Daily Management Review

IMF Likely Not to Bail out Greece a Third Time: Reports


A leaked information after an International Monetary Fund board meeting indicates that the the global financial organization would not support claims of Greece to allow the crisis struck country to secure a third bailout.
Te Financial Times reported that the continued reluctance of Greece to to reform its economy and the pilling debts disqualified it from another bailout. The report said that the IMF board was told by staff at a two-hour board meeting.
Even as the Washington-based global lender's negotiators are slated to join a bailout negotiation in Athens, the meeting would not have any conclusive end as the IMF would not be able to decide whether to agree a new programme for several months.
“For any programme to fly, a significant debt restructuring should take place” said the
fund's managing director Christine Lagarde a day earlier. The IMF estim,ates that iof Greece did not immediately enforce strict economic reforms, the Greek debt would rise to 200% of GDP in less than a couple of years, even before the end of 2017.
The newspaper claimed to have the possession of a very secret document of the IMF that clearly reveals that the officials of the IMF would only take part in the negotiation meetings for the proposed new bail out so that the the meeting goes on along the lines that the IMF has in mind but it would not be able to come to a staff level agreement at this stage.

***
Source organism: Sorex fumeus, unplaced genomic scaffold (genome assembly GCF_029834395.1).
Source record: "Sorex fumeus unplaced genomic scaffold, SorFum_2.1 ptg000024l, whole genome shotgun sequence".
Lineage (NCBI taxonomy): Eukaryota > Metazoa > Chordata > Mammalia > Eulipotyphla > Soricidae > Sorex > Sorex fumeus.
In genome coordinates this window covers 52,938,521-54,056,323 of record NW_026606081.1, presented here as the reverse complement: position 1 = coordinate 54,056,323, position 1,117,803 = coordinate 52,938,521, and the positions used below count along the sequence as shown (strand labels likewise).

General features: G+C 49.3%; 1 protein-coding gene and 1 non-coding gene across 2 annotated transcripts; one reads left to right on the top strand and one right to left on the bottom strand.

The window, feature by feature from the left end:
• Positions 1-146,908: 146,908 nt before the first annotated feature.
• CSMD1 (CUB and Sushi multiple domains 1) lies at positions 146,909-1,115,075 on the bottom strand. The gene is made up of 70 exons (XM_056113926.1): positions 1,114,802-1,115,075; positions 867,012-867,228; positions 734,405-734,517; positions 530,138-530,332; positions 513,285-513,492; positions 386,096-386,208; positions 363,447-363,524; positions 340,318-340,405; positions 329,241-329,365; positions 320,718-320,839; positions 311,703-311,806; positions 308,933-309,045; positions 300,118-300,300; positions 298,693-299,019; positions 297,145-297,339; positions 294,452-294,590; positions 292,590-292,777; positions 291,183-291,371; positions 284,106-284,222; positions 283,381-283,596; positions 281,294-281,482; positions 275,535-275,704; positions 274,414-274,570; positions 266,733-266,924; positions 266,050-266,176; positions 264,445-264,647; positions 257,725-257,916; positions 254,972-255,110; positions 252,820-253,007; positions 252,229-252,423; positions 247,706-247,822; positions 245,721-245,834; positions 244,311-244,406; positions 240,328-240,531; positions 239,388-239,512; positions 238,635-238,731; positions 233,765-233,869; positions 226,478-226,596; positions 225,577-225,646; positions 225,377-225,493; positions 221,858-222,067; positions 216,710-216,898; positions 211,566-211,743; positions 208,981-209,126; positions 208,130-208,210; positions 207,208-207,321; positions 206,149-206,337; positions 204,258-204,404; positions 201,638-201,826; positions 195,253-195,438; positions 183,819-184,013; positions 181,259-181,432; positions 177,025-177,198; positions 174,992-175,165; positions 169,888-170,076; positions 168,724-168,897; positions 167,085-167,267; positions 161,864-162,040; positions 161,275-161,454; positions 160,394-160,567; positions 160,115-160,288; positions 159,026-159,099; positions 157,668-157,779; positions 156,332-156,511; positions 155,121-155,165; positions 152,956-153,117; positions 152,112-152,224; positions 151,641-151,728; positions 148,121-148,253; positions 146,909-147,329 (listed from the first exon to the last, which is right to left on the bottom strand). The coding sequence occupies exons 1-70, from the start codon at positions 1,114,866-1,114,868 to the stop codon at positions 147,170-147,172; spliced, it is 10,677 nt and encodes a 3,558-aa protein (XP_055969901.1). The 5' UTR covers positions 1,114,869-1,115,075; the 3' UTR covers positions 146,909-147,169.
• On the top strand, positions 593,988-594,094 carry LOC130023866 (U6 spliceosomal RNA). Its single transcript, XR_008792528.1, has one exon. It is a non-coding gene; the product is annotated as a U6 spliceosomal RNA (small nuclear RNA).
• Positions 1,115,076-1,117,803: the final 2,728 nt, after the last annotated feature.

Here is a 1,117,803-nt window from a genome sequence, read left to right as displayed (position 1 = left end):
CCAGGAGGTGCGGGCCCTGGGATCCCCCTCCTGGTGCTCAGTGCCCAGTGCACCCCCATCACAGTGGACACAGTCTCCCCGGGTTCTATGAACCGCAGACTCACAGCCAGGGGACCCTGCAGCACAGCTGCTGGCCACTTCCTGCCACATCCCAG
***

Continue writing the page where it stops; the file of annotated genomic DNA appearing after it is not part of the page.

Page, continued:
Analysts said that the news of the possibility of Greece not obtaining a third bailout package would significantly create doubts about the actual possibility of the solving of the Greek crisis.
“Germany has previously said it requires the IMF to be part of any agreement, so with a decision pending from the IMF for months, the chance of a bailout programme being agreed before a €3.2 billion payment is due to be paid by Greece to the ECB on August 20 is next-to-none" said market analyst Jasper Lawler of CMC Markets said
Meanwhile the Greek Prime Minister Alexis Tsipras's is having a tough time managing his own party. The 11th hour deal that Tsipras struck to help Greece remain within the Euro Zone managed to buy Greece some time but brought his ruling leftist party to a near split. About a quarter of the lawmakers of Syriza openly spoke out against the deal alleging that the deal betrayed the ruling party’s anti-austerity roots.

The most serious political challenge to Tsipras at the moment is the deepening crisis within Syriza. Prior to the deal, Tsipras enjoyed unrivaled domination of the Greek political scene and is still believed to be popular despite his sudden U-turn to agree to the stringent bailout terms.

The failure to bring the party to agree ot the austerity measures and the economic reforms in the country would probably result in the IMF not agreeing to bail out Greece for a third time. The ongoing talks between the Greek debt seekers and the European and International Monetary Fund lenders for the 86 billion Euro aid package to keep Athens afloat could be derailed if Tsipras fails to create order within his own party. 

(Source: www.digitallook, www.huffingtonpost.com & www.telegraph.co.uk)